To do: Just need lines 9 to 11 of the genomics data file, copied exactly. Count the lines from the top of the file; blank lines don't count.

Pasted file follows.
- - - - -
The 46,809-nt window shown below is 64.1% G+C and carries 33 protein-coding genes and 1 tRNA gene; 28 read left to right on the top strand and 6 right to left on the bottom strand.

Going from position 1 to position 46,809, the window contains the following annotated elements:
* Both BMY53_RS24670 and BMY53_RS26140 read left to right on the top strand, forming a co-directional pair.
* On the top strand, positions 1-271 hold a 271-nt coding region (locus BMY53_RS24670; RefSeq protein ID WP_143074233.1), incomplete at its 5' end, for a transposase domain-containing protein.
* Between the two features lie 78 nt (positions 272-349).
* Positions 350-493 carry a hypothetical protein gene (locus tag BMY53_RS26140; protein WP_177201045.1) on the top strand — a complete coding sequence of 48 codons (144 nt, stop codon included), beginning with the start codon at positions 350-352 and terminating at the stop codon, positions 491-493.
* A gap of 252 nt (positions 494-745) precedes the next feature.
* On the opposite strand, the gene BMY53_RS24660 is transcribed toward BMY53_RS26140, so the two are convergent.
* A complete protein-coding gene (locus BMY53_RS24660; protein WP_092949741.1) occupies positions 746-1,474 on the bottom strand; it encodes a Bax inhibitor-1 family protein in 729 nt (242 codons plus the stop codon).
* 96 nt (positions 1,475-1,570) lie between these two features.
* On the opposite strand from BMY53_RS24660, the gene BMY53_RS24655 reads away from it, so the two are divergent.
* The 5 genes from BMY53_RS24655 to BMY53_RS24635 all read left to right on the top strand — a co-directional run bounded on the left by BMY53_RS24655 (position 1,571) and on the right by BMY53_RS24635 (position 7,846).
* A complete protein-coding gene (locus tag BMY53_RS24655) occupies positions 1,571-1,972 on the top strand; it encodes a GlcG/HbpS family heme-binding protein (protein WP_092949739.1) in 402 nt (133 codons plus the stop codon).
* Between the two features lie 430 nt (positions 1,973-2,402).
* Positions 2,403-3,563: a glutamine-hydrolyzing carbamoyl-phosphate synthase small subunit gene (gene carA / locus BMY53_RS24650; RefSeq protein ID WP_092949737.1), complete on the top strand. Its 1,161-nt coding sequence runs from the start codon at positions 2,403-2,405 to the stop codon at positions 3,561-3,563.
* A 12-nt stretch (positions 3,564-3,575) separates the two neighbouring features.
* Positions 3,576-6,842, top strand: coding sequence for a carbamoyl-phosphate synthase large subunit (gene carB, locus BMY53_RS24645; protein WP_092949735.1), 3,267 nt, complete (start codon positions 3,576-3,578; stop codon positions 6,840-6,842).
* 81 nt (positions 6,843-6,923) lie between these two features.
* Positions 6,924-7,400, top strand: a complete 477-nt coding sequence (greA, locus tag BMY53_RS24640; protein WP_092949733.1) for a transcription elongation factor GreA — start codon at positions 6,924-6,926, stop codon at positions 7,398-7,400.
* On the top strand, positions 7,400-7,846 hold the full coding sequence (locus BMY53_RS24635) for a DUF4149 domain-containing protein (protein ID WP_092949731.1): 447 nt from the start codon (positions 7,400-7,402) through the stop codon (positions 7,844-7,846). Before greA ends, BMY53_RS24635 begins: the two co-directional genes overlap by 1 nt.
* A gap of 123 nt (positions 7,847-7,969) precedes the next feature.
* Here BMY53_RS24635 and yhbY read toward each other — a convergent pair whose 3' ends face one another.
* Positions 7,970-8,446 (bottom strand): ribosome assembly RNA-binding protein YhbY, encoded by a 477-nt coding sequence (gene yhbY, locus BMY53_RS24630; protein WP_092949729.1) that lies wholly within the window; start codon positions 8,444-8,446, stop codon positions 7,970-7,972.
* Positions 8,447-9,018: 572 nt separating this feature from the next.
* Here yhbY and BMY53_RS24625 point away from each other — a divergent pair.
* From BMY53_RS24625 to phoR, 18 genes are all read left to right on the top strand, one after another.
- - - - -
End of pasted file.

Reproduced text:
* A complete protein-coding gene (locus BMY53_RS24660; protein WP_092949741.1) occupies positions 746-1,474 on the bottom strand; it encodes a Bax inhibitor-1 family protein in 729 nt (242 codons plus the stop codon).
* 96 nt (positions 1,475-1,570) lie between these two features.
* On the opposite strand from BMY53_RS24660, the gene BMY53_RS24655 reads away from it, so the two are divergent.